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After Stranding Recovery, What?

Fortnightly Magazine - June 1 1996


Like most other people, I will probably spend a cash windfall less productively than I will the proceeds of a loan. I obtain the loan only after showing

lenders that my project is better than others that they might finance. Economists may disagree about a lot, but most agree that the capital markets perform well in allocating savings to valuable uses. Capital markets offer investors an entire planet on which to go comparison shopping for the best returns. They promise wealth to those who make good judgments about profitability and risk, and ruin to those who do not.

In theory, management may invest free funds well because its specialization provides a deeper knowledge of good investments than is available to capital markets. In practice, however, managements do poorly for their investors. Managements that spend free cash flows on new lines of business usually create less shareholder wealth than those that return the funds to investors. The greater a firm's diversification, other things equal, the lower the return to shareholders.1

Even the expectation of diversification matters. A utility's announcement that it will reorganize as a holding company generally lowers its market value, possibly because analysts perceive an intent to diversify. Prices of shares in utility holding companies also usually fall when they make diversifying acquisitions.2

Apparently, very few managers know more about diversification than the capital markets. Investors see greater gains when management stays focused. However, managements's incentives may not match the desires of shareholders. Executives whose pay and social status depend on the size of their companies will be loath to downsize even when doing so creates the most value for stockholders. Unwarranted corporate growth becomes an even greater problem if management can spend retained earnings without taking its plans to the capital markets.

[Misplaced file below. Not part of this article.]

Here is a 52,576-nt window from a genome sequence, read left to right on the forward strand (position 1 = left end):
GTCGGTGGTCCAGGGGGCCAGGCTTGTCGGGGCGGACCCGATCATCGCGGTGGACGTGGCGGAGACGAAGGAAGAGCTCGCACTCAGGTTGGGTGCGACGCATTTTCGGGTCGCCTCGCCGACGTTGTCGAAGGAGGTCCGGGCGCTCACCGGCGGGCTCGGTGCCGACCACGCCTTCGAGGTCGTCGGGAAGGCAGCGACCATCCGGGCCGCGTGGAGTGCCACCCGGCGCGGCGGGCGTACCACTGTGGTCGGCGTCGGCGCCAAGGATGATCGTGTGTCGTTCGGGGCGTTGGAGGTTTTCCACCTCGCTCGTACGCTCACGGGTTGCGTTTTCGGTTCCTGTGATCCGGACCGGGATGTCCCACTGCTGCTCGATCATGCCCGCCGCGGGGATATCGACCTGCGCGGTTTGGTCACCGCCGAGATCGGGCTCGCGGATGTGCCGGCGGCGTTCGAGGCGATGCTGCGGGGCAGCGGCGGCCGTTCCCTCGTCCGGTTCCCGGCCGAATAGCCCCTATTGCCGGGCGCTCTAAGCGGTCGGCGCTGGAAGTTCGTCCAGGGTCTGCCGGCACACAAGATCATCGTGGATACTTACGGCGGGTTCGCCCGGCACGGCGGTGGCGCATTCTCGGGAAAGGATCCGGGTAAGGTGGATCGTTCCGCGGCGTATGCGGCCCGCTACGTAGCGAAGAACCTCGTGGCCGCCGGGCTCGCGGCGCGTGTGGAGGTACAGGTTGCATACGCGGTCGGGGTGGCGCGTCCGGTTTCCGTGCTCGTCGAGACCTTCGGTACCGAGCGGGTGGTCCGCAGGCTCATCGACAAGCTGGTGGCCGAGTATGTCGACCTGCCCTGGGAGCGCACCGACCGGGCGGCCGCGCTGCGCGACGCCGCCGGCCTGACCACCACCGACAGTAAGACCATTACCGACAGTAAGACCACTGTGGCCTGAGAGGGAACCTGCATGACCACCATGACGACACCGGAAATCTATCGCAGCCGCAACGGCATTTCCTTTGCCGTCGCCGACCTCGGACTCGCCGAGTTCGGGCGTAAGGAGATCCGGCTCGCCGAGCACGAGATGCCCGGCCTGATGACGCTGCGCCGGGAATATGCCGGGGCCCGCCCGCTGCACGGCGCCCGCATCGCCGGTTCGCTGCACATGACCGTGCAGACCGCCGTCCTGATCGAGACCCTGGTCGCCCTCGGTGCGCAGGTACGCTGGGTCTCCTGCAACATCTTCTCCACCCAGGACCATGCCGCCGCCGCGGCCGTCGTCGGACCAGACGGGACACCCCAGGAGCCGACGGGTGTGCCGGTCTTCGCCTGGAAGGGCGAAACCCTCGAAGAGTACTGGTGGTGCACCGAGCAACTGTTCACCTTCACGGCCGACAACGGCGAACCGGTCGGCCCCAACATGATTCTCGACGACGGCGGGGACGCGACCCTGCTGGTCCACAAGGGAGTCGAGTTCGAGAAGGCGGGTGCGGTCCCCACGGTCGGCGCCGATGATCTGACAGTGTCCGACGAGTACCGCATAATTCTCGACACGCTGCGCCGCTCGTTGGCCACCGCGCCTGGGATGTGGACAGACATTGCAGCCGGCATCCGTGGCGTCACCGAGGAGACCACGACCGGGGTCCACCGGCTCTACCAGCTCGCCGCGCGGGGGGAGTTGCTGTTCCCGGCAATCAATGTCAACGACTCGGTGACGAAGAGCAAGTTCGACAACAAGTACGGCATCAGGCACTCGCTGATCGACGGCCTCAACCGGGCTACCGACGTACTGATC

The temptation of poor investments is real. Economists have found that firms receiving windfalls are quite likely to invest them in unrelated ventures that ultimately fail or are sold at a loss. Instead of reducing debt, recipients of windfalls are likely to issue more to finance questionable activities.3 The experience of utilities is consistent with these findings. As construction programs topped out in the mid-1980s, some utilities put their newly freed cash into businesses distant from their core activities. The financial results for a sample of diversifications proved "horrendous in the aggregate," with a return on equity of -1.1 percent.4

In most markets, takeovers and other shareholder actions can stop uneconomic spending of free cash. The post-takeover management usually divests unprofitable assets and restructures a firm's finances to create greater value.5 Utility investors, however, probably cannot count on changes in corporate control to help them out. Laws like the Public Utility Holding Company Act and state regulatory

institutions stand in the way of takeovers, and bond indentures make utilities hard to reshape. Mergers offer no panacea (em especially the "friendly" kind that may save some expenses, but cannot deliver the shock treatment of a takeover.

What's There to Buy?

In one vision, today's utilities will expand into related businesses like power marketing and independent power production. Others